As of December 31, 2009, there were approximately 17 registered shareholders of our Common Stock with 85,921,876 shares issued and outstanding.

Dividends

We have never paid cash dividends and have no plans to do so in the foreseeable future. Our future dividend policy will be determined by our board of directors and will depend upon a number of factors, including our financial condition and performance, our cash needs and expansion plans, income tax consequences, and the restrictions that applicable laws, our current preferred stock instruments, and our future credit arrangements may then impose.

Transfer Agent and Registrar

APRO’s transfer agent is Standard Registrar & Transfer Company, Inc. located at 12528 South 1840 East, Draper, Utah 84020.


 
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Securities Authorized for Issuance Under Equity Compensation Plans

Not applicable.

Recent Sales of Unregistered Securities; Uses of Proceeds from Registered Securities

Recent Sales of Unregistered Securities

On March 25, 2008, David Goldberg, the Company’s CEO, transferred 20,500,000 shares of the Company’s common stock owned by him to four consultants for services provided by the consultants to Allegiant.  The Company determined the transfer of shares represents a compensatory arrangement that is, in substance, a capital contribution of common share by Goldberg and then a share-based payment to the consultants for services rendered.  The Company determined the fair value of the shares to be $7,790,000 based on $0.38 per share, the closing price of the Company’s common stock on the date the shares were transferred.  A total of $7,790,000 was charged to consulting expense at the date the shares were transferred and credited to additional paid-in capital as a contribution by a shareholder.
 
On June 23, 2008, we issued 7,591,876 shares of common stock for consulting services to be performed by a corporation and an individual (“Consultants”) from June 20, 2008 through August 1, 2009. We recognized an expense of $759,188 for the year ended September 30, 2008 related to these services.  The agreement states that we will not allow or take any action which will reduce the absolute percentage of issued common shares owned by the Consultants.  We will replenish the Consultant’s holdings at a rate of 3.75% of any future stock issuances.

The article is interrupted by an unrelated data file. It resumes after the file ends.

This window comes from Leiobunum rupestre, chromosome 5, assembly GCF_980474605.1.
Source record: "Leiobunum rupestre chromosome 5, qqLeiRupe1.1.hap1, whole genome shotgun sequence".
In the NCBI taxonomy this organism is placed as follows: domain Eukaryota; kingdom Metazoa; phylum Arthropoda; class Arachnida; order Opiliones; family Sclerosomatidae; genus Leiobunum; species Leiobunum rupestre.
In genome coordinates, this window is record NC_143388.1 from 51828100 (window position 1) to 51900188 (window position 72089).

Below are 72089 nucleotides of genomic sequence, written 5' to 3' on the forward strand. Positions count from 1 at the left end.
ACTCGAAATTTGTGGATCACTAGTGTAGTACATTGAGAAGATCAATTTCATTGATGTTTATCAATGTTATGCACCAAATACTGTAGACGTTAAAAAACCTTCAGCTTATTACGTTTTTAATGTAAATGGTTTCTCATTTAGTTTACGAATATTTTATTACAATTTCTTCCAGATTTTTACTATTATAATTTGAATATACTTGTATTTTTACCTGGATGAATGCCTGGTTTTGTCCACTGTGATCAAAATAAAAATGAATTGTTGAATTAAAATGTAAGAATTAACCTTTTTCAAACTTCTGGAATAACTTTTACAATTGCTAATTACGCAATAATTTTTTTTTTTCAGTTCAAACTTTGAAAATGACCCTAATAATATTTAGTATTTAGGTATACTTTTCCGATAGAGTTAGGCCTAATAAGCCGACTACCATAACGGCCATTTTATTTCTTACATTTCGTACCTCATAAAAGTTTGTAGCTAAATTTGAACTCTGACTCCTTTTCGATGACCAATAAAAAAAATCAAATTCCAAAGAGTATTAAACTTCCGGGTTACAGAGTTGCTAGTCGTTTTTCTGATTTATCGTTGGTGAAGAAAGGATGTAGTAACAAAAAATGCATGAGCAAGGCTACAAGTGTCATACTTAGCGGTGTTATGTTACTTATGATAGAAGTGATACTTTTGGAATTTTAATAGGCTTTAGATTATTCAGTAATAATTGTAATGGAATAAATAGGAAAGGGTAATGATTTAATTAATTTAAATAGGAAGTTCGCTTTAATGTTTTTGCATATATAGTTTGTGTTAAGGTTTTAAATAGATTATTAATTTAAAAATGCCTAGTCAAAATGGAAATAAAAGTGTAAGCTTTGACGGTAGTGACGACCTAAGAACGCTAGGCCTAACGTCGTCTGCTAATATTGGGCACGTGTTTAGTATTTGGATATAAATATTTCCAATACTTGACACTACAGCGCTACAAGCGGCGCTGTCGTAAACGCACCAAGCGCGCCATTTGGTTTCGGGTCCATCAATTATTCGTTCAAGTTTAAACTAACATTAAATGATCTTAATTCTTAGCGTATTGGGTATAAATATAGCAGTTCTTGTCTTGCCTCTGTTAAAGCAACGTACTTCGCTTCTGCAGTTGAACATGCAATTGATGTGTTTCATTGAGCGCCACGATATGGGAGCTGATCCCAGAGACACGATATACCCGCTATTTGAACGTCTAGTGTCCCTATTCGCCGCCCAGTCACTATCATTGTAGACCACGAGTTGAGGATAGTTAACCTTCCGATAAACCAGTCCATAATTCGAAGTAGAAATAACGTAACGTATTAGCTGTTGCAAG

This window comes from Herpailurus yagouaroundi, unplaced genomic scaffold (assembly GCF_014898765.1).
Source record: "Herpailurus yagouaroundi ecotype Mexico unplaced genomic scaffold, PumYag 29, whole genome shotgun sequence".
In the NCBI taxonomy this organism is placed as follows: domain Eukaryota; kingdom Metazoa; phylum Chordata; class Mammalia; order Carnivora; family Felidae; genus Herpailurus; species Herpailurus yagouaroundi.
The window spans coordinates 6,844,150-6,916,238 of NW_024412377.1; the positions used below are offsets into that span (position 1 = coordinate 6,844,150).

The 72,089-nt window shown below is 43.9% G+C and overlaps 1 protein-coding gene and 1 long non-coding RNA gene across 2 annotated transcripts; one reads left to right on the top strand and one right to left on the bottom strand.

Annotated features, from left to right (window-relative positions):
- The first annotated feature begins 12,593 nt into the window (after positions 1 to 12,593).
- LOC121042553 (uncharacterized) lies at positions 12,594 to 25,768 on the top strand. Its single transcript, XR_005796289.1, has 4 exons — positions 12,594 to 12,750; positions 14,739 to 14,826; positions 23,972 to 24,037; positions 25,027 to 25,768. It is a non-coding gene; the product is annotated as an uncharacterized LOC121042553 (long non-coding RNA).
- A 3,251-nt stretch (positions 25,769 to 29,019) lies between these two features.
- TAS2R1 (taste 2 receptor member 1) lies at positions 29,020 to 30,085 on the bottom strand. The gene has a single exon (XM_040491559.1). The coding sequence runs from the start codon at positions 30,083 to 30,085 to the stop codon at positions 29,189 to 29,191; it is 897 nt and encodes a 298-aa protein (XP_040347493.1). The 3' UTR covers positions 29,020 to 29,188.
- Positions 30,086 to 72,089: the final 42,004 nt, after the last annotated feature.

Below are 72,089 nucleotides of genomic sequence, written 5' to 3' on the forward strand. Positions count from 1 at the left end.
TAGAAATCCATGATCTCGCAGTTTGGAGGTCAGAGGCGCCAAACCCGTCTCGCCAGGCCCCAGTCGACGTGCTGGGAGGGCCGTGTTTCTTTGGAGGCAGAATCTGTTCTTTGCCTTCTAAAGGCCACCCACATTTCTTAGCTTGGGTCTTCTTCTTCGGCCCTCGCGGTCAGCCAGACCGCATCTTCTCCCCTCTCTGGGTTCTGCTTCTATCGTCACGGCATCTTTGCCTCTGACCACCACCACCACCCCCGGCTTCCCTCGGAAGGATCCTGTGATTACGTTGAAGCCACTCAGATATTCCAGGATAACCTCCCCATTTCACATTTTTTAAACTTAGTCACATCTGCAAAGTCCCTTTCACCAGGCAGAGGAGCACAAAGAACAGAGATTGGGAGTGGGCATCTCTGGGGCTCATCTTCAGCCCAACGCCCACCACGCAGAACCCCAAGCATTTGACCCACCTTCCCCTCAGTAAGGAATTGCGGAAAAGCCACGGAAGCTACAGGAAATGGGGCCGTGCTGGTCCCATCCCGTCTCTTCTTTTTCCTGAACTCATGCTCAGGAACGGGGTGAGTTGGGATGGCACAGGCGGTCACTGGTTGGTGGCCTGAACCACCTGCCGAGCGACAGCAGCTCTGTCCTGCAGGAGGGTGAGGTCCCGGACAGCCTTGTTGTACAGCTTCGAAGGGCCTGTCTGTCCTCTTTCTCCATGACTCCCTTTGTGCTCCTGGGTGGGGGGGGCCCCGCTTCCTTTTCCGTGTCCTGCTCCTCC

On September 10, 2008, the Company issued 30,000,000 shares of its common stock for services provided by certain officers and directors. The shares were fully vested when granted, non forfeitable, and valued at $0.005 per share, the closing price of the Company’s common stock on the date shares were granted.  A total of $150,000 was charged to compensation expense at the grant date.

Also on September 10, 2008, in accordance with the agreements entered into on June 23, 2008 with two consultants, the Company recorded 7.5% of the 30,000,000 shares issued to officers and directors, or 2,250,000 shares, as common stock to be issued to the consultants.  The shares were fully vested when granted, non forfeitable, and valued at $0.005 per share, the closing price of the Company’s common stock on the date shares were granted.  A total of $11,250 was charged to consulting expense at the grant date.

Use of Proceeds from Registered Securities

Not applicable.

Item 6. Selected Financial Data.

Not required.

Item 7. Management’s Discussion and Analysis of Financial Condition and Results of Operations.